More important is that ship owners/operators can be convinced of the safety, reliability and low cost of cold ironing. Emissions legislation will then get them to pony up for the retrofit.

@ Kit P -

the generators can deliver multiple voltages and frequencies. It's merely a question of running the genset at either 1500 or 1800 RPM. See the CAMP web site.


Rafael. Do you have any figures on the ammount of energy required to liquify a pound of n.g. and how much energy to keep it refrigerated (in a liquid state) for say , 7 days ? day temp 90 f. nite 70 f. ambient.

Rafael Seidl

@Lakewood90712 -

specific heat capacity of natural gas: 2.34 kJ/kgK
latent heat of vaporization (methane): 510.6 kJ/kg
boiling point at normal pressure: approx. -160 degC
lower heating value (natural gas): 34.5-39 MJ/kg

The exact composition of natural gas varies by reservoir, but it always mostly (>95%) methane.

So, getting 1kg (~1.4 m^3 at 1023 mbar and 0 degC) of natural gas liquefied from these standard conditions takes ~885 kJ of energy, or ~2.5% of the heating value. However, this is the theoretical minimum. Real-world refrigeration is inefficient and may therefore consume ~10% of the gas produced at the wellhead. This overhead needs to be taken into account in the well-to-wheels analysis of e.g. CNG vehicles if the grid they draw their fuel from is fed with LNG. Losses in pipelines are much lower, unless there is a leak.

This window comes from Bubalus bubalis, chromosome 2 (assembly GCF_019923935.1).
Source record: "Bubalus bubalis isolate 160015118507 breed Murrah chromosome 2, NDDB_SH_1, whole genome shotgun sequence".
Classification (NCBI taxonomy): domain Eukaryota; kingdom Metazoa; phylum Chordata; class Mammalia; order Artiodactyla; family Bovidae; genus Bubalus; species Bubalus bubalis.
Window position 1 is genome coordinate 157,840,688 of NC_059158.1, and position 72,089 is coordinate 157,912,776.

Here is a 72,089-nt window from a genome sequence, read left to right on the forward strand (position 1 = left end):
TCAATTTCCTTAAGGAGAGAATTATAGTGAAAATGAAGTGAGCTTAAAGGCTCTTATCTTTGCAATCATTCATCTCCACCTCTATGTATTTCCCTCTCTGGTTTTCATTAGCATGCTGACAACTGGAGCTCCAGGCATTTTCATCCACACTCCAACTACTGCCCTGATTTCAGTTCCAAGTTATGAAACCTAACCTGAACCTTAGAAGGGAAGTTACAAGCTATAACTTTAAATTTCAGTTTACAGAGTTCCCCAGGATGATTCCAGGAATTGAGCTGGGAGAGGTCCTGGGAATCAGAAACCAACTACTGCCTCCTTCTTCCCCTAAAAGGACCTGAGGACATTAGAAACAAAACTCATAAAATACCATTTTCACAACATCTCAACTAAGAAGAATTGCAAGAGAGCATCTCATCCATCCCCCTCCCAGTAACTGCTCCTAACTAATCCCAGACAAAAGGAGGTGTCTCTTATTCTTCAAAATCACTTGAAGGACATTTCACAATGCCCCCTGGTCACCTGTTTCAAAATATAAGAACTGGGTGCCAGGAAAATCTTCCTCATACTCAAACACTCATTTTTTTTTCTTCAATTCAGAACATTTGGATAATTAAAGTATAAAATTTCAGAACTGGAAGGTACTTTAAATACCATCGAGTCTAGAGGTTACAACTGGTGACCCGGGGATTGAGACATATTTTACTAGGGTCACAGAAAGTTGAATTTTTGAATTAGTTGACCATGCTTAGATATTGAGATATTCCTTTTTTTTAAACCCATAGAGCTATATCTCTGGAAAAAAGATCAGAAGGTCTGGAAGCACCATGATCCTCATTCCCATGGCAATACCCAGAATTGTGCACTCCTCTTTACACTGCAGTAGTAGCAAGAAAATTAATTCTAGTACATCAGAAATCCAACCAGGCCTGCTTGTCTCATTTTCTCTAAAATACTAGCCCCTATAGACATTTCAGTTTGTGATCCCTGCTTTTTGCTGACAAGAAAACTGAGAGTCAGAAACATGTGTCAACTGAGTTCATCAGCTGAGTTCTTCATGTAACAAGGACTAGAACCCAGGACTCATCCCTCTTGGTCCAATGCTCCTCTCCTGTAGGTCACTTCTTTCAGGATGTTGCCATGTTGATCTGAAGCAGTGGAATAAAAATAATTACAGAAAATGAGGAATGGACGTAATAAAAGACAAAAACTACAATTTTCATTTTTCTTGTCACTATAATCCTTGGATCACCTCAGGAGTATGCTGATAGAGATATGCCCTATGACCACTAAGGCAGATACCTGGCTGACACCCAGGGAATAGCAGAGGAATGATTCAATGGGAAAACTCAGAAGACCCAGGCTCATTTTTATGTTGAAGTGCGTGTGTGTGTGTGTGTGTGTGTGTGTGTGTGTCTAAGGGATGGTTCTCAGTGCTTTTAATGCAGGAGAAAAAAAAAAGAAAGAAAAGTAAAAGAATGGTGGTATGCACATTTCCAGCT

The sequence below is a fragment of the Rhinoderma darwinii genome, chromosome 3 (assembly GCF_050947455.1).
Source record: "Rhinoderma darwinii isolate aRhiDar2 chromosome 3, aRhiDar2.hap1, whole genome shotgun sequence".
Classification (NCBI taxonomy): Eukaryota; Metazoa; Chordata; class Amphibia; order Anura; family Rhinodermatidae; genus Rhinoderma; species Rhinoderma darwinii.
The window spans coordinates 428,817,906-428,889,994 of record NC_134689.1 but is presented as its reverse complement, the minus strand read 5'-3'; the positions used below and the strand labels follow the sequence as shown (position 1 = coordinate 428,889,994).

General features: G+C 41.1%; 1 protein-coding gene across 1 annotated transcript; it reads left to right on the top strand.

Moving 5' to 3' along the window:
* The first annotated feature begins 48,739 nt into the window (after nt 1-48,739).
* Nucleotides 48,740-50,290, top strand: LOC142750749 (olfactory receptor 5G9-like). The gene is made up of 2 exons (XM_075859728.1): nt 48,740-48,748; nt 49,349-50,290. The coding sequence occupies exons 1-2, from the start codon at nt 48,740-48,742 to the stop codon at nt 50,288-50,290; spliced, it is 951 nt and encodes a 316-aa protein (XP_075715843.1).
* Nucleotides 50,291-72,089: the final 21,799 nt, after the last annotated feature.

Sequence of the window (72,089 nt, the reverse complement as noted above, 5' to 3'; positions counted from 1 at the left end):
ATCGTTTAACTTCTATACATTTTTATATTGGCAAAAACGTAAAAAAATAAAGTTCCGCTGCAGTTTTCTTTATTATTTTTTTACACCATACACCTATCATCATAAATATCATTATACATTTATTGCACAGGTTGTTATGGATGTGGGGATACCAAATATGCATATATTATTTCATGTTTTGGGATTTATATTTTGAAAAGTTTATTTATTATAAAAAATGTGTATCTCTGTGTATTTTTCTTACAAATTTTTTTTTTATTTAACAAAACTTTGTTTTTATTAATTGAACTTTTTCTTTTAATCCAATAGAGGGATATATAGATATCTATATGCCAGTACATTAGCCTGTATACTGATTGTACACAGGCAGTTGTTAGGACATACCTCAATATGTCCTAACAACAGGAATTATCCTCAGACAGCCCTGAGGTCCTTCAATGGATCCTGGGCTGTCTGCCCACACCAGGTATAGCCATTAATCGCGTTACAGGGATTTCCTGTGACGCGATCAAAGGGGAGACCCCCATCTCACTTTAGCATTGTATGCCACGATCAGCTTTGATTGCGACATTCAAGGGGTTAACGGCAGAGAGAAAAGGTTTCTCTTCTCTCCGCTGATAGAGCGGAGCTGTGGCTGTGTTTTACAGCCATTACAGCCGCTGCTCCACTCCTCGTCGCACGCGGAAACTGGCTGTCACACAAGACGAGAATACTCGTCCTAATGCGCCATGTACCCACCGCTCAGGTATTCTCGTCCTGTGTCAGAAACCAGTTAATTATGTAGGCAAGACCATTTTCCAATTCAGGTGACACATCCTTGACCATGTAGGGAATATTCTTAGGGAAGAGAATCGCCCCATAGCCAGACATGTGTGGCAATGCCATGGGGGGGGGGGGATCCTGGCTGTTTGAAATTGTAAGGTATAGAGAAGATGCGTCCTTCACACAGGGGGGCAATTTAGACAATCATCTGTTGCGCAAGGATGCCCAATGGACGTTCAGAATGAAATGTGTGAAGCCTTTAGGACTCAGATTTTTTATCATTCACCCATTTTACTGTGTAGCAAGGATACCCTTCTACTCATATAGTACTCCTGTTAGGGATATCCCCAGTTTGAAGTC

LNG is shipped and stored in extremely well insulated cryotanks. To avoid a build-up of pressure, the LNG is allowed to slowly boil off. It's really like a kettle on the boil, except at a much lower temperature. The engines of LNG tanker vessels combust this boil-off; on shore, it is fed into the grid. In both cases, waste heat is used to bring the cold gas back up to standard temperature first. The boil-off rate depends on the design of the cryotank and the ambient temperature.

Some have proposed using e.g. Stirling engines to recover some of the energy expended on liquefaction. This is possible only if the boil-off rate is higher than the "natural" one implied by heat transfer through the cryotank walls. Even then, the Carnot limit for recovery at the temperatures involved is ~60% or ~530 kJ/kg. Any real-world Stirling engine would yield even less than that, roughly 1% of the heating value. Therefore, recovering the cold energy only makes sense in very large LNG installations.

If you want all this in imperial units, please perform the necessary unit conversions.


I understand that the CAMP generator reduces emissions significantly. What I am unclear about: are there any energy or monetary savings(except for the cost of the generators, etc)? That is, is it more or less expensive to run the ships on the LNG generator vs. the onboard deisel engine?

The comments to this entry are closed.